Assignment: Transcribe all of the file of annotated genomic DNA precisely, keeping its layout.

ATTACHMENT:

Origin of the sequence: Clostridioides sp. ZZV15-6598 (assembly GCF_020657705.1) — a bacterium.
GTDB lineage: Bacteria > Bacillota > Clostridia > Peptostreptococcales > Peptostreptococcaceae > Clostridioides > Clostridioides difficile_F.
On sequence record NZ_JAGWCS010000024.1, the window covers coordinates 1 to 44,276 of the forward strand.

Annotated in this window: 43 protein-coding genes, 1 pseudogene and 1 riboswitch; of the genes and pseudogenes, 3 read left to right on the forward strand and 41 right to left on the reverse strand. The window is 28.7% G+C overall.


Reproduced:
Origin of the sequence: Clostridioides sp. ZZV15-6598 (assembly GCF_020657705.1) — a bacterium.
GTDB lineage: Bacteria > Bacillota > Clostridia > Peptostreptococcales > Peptostreptococcaceae > Clostridioides > Clostridioides difficile_F.
On sequence record NZ_JAGWCS010000024.1, the window covers coordinates 1 to 44,276 of the forward strand.

Annotated in this window: 43 protein-coding genes, 1 pseudogene and 1 riboswitch; of the genes and pseudogenes, 3 read left to right on the forward strand and 41 right to left on the reverse strand. The window is 28.7% G+C overall.